I use the Boeing Max effect as the Maggie Effects of many large wonderful corporations, causing the temporary bearish view by institutions, investors, HNIs and start buying at the worst point of the investment. Did this in J.Kumar (Mumbai Contrac), ICICI Bank (MD), Welspun (Egyptian counts), INFY (MD), Pharma (FDA inspections), Vedanta (bear in Commodities), Edel (NBFC), Vehicles (poor sales) and many others.

100% of these Maggie Effects do not work out immediately, but Fallen Angels need to be evaluated carefully but quickly and then watched from a TA angle to buy in SIP mode. Just another style of investing that might not suit everyone…

In the LT Buy and Hold, you will take hits with Cyclical Companies like TaMo, Tata Steel, MnM etc from time to time. It will shake your confidence. Or you might want to take 50% of your position and get out at the bull highs and get back in at the bear lows (no perfection here either).



After 25 years, Maruti could have AI built inside for a cheap price and can still be a leader. There is no guarantee that they will fail. Market focusses on the next 10 years at most and even if we are ahead by 5 years, we must be okay.


CAGR of HUL in the last 17 years (200 in 2002 to 1800 in 2019) is around 13%.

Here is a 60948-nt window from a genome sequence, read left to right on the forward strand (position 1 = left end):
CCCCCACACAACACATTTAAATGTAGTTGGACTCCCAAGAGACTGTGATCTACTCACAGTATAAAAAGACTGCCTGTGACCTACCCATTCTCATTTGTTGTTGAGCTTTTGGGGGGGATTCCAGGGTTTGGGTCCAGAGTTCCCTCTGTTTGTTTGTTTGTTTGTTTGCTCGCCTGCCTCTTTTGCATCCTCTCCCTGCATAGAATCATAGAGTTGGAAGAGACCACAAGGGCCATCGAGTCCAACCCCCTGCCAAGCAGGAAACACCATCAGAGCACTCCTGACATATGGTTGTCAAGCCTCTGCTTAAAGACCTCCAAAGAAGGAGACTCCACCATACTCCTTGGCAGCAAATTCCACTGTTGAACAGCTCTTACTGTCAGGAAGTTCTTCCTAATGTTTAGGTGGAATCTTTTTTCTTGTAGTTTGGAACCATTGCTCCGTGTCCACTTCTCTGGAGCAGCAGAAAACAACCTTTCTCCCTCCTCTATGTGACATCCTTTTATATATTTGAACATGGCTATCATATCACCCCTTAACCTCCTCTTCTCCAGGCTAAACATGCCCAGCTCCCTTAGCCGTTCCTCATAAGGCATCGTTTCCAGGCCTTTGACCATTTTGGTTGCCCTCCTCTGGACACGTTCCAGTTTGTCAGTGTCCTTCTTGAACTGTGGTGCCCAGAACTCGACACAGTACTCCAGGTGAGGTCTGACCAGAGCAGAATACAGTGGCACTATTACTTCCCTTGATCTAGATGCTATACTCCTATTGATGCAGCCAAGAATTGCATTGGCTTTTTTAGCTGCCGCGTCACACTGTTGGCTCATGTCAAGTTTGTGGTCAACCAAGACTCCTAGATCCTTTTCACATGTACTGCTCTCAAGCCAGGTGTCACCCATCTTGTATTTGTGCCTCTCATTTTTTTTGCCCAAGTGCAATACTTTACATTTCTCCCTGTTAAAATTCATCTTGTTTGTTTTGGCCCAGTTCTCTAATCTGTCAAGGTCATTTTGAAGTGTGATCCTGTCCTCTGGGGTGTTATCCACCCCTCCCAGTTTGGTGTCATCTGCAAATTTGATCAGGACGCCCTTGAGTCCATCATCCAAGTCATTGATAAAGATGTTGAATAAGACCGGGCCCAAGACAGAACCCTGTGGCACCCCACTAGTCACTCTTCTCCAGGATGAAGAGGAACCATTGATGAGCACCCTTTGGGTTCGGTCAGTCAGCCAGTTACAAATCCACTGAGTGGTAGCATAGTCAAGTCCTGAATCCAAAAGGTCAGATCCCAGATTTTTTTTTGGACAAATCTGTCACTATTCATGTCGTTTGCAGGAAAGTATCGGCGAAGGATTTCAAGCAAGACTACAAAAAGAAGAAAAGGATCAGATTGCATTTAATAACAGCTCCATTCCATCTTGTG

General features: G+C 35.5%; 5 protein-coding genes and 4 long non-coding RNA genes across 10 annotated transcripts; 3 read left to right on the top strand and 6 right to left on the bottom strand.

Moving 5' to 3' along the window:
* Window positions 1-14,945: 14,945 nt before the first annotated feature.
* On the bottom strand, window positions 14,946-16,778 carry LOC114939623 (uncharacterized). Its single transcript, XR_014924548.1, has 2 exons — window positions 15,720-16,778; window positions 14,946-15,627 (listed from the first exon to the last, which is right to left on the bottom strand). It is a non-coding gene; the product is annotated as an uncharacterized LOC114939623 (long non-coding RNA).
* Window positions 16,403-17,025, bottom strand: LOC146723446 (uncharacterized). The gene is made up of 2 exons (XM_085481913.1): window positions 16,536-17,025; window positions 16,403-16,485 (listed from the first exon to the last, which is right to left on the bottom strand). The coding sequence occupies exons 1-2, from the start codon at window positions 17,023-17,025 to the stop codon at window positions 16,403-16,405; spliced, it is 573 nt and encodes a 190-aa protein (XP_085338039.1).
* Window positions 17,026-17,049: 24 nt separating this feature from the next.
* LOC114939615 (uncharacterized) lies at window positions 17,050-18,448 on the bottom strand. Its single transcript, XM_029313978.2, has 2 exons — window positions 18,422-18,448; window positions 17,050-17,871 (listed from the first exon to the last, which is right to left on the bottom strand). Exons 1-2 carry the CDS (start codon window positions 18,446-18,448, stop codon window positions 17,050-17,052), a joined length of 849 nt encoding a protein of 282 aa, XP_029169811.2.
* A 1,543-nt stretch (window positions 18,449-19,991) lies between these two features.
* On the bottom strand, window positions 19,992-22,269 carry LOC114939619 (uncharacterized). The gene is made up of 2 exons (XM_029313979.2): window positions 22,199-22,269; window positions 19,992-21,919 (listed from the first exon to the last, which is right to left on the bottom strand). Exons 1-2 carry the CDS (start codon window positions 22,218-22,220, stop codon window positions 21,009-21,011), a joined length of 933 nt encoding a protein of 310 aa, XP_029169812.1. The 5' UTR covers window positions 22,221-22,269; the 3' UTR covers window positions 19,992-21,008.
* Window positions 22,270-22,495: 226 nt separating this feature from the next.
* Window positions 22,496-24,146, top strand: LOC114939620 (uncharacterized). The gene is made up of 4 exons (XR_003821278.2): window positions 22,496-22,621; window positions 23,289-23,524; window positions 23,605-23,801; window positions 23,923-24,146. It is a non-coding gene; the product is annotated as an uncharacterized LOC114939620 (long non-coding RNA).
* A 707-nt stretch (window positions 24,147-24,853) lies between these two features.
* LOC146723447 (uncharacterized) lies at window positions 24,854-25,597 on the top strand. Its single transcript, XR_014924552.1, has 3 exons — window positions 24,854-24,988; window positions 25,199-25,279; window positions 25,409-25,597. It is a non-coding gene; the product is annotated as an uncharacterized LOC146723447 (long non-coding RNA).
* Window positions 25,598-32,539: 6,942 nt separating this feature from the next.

CAGR of NIFTY in the last 17 years (1000 in 2002 to 11600 in 2019) is around 15%.

(Taking 2002 as that is the oldest data I got for HUL on Google Finance)

I understand that every individual has their own investment philosophy but if a stock under performs a diversified 50 stock index by 2% over a period of 17 years then it cannot be considered a good investment.

Please do correct me if I am missing something as I am a novice.

In my opinion, we also need to consider the volatility of price and draw downs. HUL did not correct in 2008, while NIFTY was down by more than 50%. Such price characteristics of a stock may be desirable to some investors and/or some portfolios.

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What matters is not the absolute returns but risk adjusted return. HUL might have been less risky for someone who understands the value of its brands and distribution strength, as that person will have the conviction to hold position/average down in market downturn. It may also be less volatile and more consistent performer (doubtful, an index is usually less volatile, and volatility and drawdowns is how some people quantify risk).